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  • The unusual tale of a Pakistani diplomat

    Posted On March 28, 2021

    By Karan Thapar

    To William Congreve is attributed the aphorism ‘Hell hath no fury like a woman scorned’. That’s also true of a spurned ambassador. Abdul Basit’s account of his three years as Pakistan’s High Commissioner in India, aptly called ‘Hostility’, is suffused with hurt and smacks of revenge. No doubt teeth are gnashing in Islamabad. They’ll soon be drowned by chortling in Delhi.


    The book starts with an account of how Nawaz Sharif told Basit he would be Pakistan’s next Foreign Secretary. But he never got the job. Nor any explanation. Delhi was the consolation prize. So, a wounded and humiliated man became Pakistan’s High Commissioner in March 2014. This sad story explains everything that followed.


    It’s hard to tell on whom the greater share of Basit’s wrath falls. Of Sharif, prime minister right through Basit’s tenure, he writes: “Sharif was overly inclined to pander to India unilaterally and unconditionally”. He even suggests the PM’s emotions were conflicted: “I could see that Sharif had an emotional attachment to India and Indians which, at times … went beyond his stature as the Prime Minister”.


    Of Sartaz Aziz and Tariq Fatemi, Sharif’s Special Assistants, he’s not even polite. He calls them “brazenly apologetic and improvident”. “One thing that particularly struck me was their accepting Modi’s contentions readily and working quickly to assuage his concerns” he writes. “They wanted to deliver no matter what”.


    He doesn’t state it but the conclusion is obvious. Basit believes Nawaz Sharif, Sartaj Aziz, Tariq Fatemi and then Foreign Secretary Aizaz were willing to compromise Pakistan’s interests. I can’t think of any diplomat who’s targeted his government and colleagues so directly and brutally.


    However, it’s the details I find riveting if, at times, unbelievable. It seems Sharif and the foreign office either didn’t like or trust him. “I was considered to be an outsider … my own Ministry would prefer to conduct relations with India through its High Commissioner in Islamabad and would not even keep me posted”. When Sharif replied to a letter from Narendra Modi it was given to the Indian High Commissioner not Basit, thus denying him a chance to meet Modi. When Sharif and Modi agreed to meet in Paris, Aizaz was instructed not to inform Basit. The Pakistani Prime Minister didn’t want his High Commissioner in the loop. That happened again when Modi visited Lahore. Basit was in the country but wasn’t included in the meeting. His presence wasn’t necessary.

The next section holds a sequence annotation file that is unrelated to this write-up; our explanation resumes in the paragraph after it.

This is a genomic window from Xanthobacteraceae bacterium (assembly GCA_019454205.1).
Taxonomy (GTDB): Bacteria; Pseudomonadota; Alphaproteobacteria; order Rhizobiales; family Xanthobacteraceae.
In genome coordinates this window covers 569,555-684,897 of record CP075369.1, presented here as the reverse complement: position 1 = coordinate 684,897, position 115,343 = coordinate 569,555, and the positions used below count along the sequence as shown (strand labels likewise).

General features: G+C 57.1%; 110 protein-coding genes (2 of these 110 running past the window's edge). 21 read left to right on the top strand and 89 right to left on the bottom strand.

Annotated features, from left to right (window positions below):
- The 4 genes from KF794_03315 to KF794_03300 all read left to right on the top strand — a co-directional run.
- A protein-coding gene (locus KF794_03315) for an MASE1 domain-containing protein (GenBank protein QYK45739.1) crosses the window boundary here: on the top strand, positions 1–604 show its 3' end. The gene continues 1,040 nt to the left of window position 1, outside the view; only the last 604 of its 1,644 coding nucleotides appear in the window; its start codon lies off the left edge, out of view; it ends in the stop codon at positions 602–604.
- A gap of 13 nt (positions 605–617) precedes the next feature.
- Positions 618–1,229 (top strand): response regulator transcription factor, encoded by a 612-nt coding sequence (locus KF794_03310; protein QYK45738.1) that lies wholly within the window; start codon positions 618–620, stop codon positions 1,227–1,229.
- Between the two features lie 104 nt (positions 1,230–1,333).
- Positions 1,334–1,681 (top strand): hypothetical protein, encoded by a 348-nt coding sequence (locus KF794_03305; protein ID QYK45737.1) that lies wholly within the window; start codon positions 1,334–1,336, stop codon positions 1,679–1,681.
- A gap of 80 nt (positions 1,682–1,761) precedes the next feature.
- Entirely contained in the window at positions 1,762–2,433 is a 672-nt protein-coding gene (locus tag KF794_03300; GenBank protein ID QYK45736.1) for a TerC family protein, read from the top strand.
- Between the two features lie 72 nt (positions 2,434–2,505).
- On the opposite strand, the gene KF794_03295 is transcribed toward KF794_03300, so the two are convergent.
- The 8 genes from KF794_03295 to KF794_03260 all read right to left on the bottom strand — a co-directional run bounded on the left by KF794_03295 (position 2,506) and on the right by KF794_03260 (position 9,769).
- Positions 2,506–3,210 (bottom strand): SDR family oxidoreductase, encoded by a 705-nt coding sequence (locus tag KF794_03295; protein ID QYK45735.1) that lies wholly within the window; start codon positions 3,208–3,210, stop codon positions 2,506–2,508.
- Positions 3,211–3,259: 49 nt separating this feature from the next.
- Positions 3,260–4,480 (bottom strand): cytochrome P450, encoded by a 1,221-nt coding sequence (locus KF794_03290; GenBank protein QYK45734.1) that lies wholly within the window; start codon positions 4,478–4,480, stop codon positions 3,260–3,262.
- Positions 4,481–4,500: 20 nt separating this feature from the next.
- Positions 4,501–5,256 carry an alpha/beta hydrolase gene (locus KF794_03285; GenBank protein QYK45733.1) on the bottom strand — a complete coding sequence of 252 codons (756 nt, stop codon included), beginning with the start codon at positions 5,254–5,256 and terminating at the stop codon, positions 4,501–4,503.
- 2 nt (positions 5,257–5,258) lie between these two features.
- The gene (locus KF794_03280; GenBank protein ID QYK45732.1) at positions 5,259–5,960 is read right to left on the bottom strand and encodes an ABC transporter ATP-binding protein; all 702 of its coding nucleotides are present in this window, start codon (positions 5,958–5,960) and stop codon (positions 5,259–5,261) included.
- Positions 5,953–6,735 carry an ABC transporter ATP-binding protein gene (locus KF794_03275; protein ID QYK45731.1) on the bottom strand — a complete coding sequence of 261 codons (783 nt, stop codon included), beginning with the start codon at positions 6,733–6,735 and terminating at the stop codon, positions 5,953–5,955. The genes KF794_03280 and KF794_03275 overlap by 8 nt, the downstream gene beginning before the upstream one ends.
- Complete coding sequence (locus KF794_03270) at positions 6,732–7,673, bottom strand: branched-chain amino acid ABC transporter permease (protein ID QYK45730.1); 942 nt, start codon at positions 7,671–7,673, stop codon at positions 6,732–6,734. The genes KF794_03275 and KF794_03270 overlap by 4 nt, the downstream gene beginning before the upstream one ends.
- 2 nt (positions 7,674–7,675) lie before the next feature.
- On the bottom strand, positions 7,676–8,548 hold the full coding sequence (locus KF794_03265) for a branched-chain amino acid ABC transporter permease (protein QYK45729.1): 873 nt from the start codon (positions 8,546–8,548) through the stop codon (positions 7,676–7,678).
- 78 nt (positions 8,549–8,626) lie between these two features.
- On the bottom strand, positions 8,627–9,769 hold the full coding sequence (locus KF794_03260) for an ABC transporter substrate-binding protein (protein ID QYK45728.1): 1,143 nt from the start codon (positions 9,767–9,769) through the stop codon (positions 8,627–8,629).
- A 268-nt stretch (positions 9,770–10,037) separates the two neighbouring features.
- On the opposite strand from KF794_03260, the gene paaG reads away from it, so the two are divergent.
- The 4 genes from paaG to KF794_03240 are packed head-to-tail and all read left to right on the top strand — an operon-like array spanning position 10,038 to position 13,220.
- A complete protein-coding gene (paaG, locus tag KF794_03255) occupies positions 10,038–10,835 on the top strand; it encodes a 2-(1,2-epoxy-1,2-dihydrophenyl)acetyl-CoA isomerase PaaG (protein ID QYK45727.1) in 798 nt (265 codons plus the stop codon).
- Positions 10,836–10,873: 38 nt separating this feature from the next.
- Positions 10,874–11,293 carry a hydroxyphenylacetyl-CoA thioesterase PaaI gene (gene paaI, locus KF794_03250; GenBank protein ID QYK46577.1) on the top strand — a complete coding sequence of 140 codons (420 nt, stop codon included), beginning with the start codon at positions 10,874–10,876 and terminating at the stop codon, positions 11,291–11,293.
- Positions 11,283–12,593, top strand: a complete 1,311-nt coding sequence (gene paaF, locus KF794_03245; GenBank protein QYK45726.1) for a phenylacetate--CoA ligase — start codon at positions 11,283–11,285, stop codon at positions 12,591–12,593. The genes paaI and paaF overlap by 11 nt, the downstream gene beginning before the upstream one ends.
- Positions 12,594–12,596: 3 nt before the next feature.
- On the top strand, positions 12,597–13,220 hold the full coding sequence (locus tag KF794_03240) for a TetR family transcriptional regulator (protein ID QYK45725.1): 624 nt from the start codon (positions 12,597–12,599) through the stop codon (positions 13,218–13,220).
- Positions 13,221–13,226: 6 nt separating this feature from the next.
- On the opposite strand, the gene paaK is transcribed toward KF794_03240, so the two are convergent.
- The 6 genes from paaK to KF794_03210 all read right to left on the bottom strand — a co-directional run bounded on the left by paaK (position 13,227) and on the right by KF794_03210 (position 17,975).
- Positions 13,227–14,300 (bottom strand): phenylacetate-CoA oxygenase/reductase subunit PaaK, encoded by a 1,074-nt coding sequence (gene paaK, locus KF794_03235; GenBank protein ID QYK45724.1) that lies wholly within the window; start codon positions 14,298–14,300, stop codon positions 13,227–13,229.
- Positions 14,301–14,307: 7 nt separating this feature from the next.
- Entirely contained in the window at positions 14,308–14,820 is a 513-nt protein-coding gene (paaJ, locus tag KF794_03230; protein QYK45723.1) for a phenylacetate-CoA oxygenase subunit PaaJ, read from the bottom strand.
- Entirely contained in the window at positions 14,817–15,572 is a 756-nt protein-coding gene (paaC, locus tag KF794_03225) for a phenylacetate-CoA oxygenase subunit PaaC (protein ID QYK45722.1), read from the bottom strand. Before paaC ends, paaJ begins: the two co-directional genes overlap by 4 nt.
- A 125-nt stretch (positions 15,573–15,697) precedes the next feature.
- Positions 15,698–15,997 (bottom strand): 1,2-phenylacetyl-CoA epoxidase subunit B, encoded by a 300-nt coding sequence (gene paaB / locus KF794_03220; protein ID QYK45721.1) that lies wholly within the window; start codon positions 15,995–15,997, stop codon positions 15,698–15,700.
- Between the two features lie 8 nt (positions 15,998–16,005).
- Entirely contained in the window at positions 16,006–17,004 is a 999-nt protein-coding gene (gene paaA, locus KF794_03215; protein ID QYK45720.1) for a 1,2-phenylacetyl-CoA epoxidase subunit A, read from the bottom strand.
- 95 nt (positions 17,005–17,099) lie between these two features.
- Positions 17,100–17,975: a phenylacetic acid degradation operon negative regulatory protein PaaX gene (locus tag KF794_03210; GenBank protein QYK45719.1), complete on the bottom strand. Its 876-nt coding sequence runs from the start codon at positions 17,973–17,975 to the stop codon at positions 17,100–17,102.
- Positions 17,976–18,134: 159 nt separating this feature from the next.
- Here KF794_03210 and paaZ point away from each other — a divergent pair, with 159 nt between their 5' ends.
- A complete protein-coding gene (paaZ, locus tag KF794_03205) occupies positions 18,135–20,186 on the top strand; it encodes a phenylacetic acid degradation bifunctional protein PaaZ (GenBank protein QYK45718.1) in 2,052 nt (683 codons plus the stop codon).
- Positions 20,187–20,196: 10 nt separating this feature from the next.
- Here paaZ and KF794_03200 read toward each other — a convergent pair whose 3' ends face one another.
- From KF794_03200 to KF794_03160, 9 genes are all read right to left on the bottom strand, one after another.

Things came to such a sorry pass a junior officer in Islamabad told him “the Foreign Secretary had instructed them not to send any communication to the High Commissioner in Delhi without his permission”.


    Basit reveals Pakistan frequently preferred the good offices of the industrialist Sajjan Jindal. He, not Basit, arranged phone calls between the PMs, advised on prisoner releases, conveyed Modi’s messages not to meet Hurriyat, facilitated their meeting in Paris and was involved in the Kulbhushan Jadhav matter. At such times Basit was unaware of what was happening.


    So, on top of the humiliation of the Foreign Secretaryship, Basit was repeatedly insulted by his own government and his service colleagues. Yet the amazing thing is he took it on the chin. He refused to resign. He comes across as a sucker for punishment who swallowed his honour to continue in Delhi. Why?


    My guess is Basit wanted to stand up to Modi at a time he felt no one else was willing to do so. He hints at this when he writes: “I … was not willing to pander to Modi at the cost of Kashmir”. He seems to confirm it when he adds he tried to convince his government “we should dispense with our delusional unilateral approach in the hope that Modi was some sort of a saint who would reciprocate and accommodate our concerns”.


    Basit was the least liked Pakistan High Commissioner and the most disrespected by his own government. But he wasn’t deterred by that. His book is written with ‘hostility’ to both.

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